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Nash v. Nash

Court of Appeals of Arkansas, Division II

March 13, 2019

Jim R. NASH, Appellant
v.
Norma NASH, Individually and as Trustee of the Norma F. Nash Living Trust; John Nash, Jr., Individually and for Norma Nash, Deceased, as Cotrustee of the Norma F. Nash Living Trust, and as Co-Administrator of the Norma Nash Estate; Pam Nash Glover, Individually and for Norma Nash, Deceased, as Cotrustee of the Norma F. Nash Living Trust, and as Co-Administrator of the Norma Nash Estate; Susan Nash Lyle, Individually and for Norma Nash, Deceased; Perry Nash, Individually and for Norma Nash, Deceased; and Gaylen McClanahan, Appellees

          Rehearing Denied April 17, 2019

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          APPEAL FROM THE PULASKI COUNTY CIRCUIT COURT, SECOND DIVISION [NO. 60CV-15-1789], HONORABLE CHRISTOPHER CHARLES PIAZZA, JUDGE

          Jim R. Nash, pro se appellant.

         Ed Daniel IV, P.A., Little Rock, by: Ed Daniel IV, LLM CPA, for appellees.

         OPINION

         MIKE MURPHY, Judge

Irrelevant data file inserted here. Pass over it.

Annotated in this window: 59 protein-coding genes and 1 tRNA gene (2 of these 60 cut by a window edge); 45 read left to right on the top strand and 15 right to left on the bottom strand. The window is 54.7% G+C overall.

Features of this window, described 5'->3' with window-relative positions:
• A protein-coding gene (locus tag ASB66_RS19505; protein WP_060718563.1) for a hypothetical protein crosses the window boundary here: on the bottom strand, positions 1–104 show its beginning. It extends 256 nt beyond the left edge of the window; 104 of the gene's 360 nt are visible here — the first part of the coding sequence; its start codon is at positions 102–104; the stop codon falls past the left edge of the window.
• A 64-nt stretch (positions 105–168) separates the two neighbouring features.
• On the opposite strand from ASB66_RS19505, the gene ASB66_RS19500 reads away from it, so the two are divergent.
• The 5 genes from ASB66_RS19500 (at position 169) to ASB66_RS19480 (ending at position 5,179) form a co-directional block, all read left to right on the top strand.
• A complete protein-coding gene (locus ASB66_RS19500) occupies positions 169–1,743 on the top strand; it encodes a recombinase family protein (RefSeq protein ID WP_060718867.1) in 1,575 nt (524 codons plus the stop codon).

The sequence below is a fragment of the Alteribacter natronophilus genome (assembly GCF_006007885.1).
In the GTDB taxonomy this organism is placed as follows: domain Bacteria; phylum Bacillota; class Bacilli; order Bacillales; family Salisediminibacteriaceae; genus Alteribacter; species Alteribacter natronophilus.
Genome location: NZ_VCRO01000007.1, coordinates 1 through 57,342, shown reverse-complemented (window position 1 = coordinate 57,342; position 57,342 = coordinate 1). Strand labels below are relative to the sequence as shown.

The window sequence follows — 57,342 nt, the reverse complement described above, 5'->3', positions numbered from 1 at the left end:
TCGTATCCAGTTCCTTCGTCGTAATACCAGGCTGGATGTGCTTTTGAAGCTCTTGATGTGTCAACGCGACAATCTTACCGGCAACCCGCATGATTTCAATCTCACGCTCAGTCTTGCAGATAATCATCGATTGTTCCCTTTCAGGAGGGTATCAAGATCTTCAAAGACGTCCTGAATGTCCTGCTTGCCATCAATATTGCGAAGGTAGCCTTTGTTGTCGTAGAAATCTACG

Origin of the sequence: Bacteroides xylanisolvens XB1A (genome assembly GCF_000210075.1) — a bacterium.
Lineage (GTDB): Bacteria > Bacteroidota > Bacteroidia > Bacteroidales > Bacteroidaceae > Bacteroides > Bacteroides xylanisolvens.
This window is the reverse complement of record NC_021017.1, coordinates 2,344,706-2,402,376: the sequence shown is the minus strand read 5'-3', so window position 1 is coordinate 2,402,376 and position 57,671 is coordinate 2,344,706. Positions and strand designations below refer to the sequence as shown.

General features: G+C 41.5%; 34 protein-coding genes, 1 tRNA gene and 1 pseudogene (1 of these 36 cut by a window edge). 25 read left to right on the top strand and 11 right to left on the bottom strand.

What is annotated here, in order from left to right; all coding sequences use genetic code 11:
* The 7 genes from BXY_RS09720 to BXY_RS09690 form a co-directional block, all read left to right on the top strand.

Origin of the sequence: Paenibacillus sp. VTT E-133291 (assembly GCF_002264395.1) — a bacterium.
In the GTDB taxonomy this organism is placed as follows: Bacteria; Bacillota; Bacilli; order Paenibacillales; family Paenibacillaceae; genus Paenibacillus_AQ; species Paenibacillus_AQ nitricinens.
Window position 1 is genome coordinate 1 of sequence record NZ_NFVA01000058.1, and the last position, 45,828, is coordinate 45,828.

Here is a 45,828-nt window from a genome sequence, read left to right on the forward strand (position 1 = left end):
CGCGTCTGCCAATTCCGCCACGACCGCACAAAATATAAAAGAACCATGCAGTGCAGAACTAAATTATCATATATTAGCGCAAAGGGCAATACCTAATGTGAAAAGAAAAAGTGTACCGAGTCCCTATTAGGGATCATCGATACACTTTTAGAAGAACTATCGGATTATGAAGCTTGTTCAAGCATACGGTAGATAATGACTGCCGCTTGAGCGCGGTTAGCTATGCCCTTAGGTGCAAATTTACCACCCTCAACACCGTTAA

Jim Nash, a licensed attorney appearing pro se, appeals from a jury’s defense verdict on his claims for breach of contract, specific performance, and tortious interference with a business expectancy. Appellant argues six points for reversal, but his primary contention is that there was no compliance with Arkansas Rule of Civil Procedure 25 following the death of the original defendant.[1] We affirm.

          Appellant performed legal services for his brother, John R. Nash, Sr., for many years. These services included representation in administrative and regulatory matters and in the sale of a convenience store and a warehouse, as well as attempts to sell a liquor store owned by John R. Nash, Sr. According to appellant, he had an oral agreement with his brother to provide legal services on an as-needed basis and a "pay when you can" basis. After John R. Nash, Sr., died in April 2012, his widow, Norma Nash, informed appellant that his services were no longer required. A small estate proceeding was opened for John R. Nash, Sr., and appellant filed a claim against his estate for unpaid legal work.

          Appellant subsequently sued Norma in April 2015 both individually and as trustee of the Norma Nash Living Trust (the trust). Appellant alleged in his complaint a breach-of-contract claim that Norma was transferring almost all her assets, including the liquor store, to the trust as a fraudulent transfer to defeat any claims against her husband’s estate. The complaint also asserted claims for specific performance and tortious interference with a business expectancy. A discovery dispute arose, and appellant filed a motion to compel and a request for sanctions. However, Norma died on February 28, 2016.